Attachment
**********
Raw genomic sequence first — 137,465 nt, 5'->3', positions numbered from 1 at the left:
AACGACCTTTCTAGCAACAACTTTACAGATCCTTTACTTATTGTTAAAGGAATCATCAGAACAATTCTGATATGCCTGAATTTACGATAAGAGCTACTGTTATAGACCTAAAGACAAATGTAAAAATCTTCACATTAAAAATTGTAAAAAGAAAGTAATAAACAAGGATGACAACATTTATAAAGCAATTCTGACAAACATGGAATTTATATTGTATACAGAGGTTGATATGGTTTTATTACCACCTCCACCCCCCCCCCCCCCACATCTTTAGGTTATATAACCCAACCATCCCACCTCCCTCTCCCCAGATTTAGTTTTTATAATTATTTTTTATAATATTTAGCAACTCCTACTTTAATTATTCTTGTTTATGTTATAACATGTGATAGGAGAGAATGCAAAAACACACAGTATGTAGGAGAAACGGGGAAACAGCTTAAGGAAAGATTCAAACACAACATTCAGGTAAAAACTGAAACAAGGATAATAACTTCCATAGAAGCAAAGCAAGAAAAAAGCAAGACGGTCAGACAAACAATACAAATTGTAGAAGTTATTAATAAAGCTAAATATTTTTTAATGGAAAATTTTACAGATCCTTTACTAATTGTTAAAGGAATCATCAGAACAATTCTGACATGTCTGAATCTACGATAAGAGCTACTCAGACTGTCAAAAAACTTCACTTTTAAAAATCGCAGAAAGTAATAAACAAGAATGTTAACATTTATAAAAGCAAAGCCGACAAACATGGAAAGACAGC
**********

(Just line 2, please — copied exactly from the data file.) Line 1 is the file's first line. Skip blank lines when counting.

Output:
AACGACCTTTCTAGCAACAACTTTACAGATCCTTTACTTATTGTTAAAGGAATCATCAGAACAATTCTGATATGCCTGAATTTACGATAAGAGCTACTGTTATAGACCTAAAGACAAATGTAAAAATCTTCACATTAAAAATTGTAAAAAGAAAGTAATAAACAAGGATGACAACATTTATAAAGCAATTCTGACAAACATGGAATTTATATTGTATACAGAGGTTGATATGGTTTTATTACCACCTCCACCCCCCCCCCCCCCACATCTTTAGGTTATATAACCCAACCATCCCACCTCCCTCTCCCCAGATTTAGTTTTTATAATTATTTTTTATAATATTTAGCAACTCCTACTTTAATTATTCTTGTTTATGTTATAACATGTGATAGGAGAGAATGCAAAAACACACAGTATGTAGGAGAAACGGGGAAACAGCTTAAGGAAAGATTCAAACACAACATTCAGGTAAAAACTGAAACAAGGATAATAACTTCCATAGAAGCAAAGCAAGAAAAAAGCAAGACGGTCAGACAAACAATACAAATTGTAGAAGTTATTAATAAAGCTAAATATTTTTTAATGGAAAATTTTACAGATCCTTTACTAATTGTTAAAGGAATCATCAGAACAATTCTGACATGTCTGAATCTACGATAAGAGCTACTCAGACTGTCAAAAAACTTCACTTTTAAAAATCGCAGAAAGTAATAAACAAGAATGTTAACATTTATAAAAGCAAAGCCGACAAACATGGAAAGACAGC